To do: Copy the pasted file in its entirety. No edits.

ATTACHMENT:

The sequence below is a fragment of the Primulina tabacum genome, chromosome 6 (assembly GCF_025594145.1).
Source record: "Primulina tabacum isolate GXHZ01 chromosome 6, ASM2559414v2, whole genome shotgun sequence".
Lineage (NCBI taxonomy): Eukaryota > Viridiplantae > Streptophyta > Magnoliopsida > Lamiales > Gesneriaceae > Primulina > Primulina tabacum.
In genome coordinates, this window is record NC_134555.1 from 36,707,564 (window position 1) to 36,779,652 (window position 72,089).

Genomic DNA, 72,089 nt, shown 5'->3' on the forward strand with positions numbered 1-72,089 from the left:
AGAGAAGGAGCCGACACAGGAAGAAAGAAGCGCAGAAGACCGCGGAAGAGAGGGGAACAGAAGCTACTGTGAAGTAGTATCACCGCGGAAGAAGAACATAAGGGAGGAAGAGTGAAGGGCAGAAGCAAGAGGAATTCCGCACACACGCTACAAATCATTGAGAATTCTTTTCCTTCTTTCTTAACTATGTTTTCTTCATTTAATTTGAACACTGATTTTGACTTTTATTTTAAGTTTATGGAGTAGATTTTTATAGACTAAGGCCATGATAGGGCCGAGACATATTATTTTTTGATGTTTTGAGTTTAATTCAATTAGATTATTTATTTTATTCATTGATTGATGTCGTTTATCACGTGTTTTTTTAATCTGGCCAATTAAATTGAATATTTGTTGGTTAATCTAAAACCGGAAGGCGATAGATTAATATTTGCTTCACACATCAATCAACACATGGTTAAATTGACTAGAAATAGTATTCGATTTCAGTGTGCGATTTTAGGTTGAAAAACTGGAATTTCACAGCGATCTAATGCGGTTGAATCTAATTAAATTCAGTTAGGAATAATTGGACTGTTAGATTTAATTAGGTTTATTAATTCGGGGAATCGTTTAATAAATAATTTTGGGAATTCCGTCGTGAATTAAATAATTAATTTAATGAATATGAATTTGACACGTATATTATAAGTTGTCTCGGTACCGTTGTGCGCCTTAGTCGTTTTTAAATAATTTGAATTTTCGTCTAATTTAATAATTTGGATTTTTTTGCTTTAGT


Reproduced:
The sequence below is a fragment of the Primulina tabacum genome, chromosome 6 (assembly GCF_025594145.1).
Source record: "Primulina tabacum isolate GXHZ01 chromosome 6, ASM2559414v2, whole genome shotgun sequence".
Lineage (NCBI taxonomy): Eukaryota > Viridiplantae > Streptophyta > Magnoliopsida > Lamiales > Gesneriaceae > Primulina > Primulina tabacum.
In genome coordinates, this window is record NC_134555.1 from 36,707,564 (window position 1) to 36,779,652 (window position 72,089).

Genomic DNA, 72,089 nt, shown 5'->3' on the forward strand with positions numbered 1-72,089 from the left:
AGAGAAGGAGCCGACACAGGAAGAAAGAAGCGCAGAAGACCGCGGAAGAGAGGGGAACAGAAGCTACTGTGAAGTAGTATCACCGCGGAAGAAGAACATAAGGGAGGAAGAGTGAAGGGCAGAAGCAAGAGGAATTCCGCACACACGCTACAAATCATTGAGAATTCTTTTCCTTCTTTCTTAACTATGTTTTCTTCATTTAATTTGAACACTGATTTTGACTTTTATTTTAAGTTTATGGAGTAGATTTTTATAGACTAAGGCCATGATAGGGCCGAGACATATTATTTTTTGATGTTTTGAGTTTAATTCAATTAGATTATTTATTTTATTCATTGATTGATGTCGTTTATCACGTGTTTTTTTAATCTGGCCAATTAAATTGAATATTTGTTGGTTAATCTAAAACCGGAAGGCGATAGATTAATATTTGCTTCACACATCAATCAACACATGGTTAAATTGACTAGAAATAGTATTCGATTTCAGTGTGCGATTTTAGGTTGAAAAACTGGAATTTCACAGCGATCTAATGCGGTTGAATCTAATTAAATTCAGTTAGGAATAATTGGACTGTTAGATTTAATTAGGTTTATTAATTCGGGGAATCGTTTAATAAATAATTTTGGGAATTCCGTCGTGAATTAAATAATTAATTTAATGAATATGAATTTGACACGTATATTATAAGTTGTCTCGGTACCGTTGTGCGCCTTAGTCGTTTTTAAATAATTTGAATTTTCGTCTAATTTAATAATTTGGATTTTTTTGCTTTAGT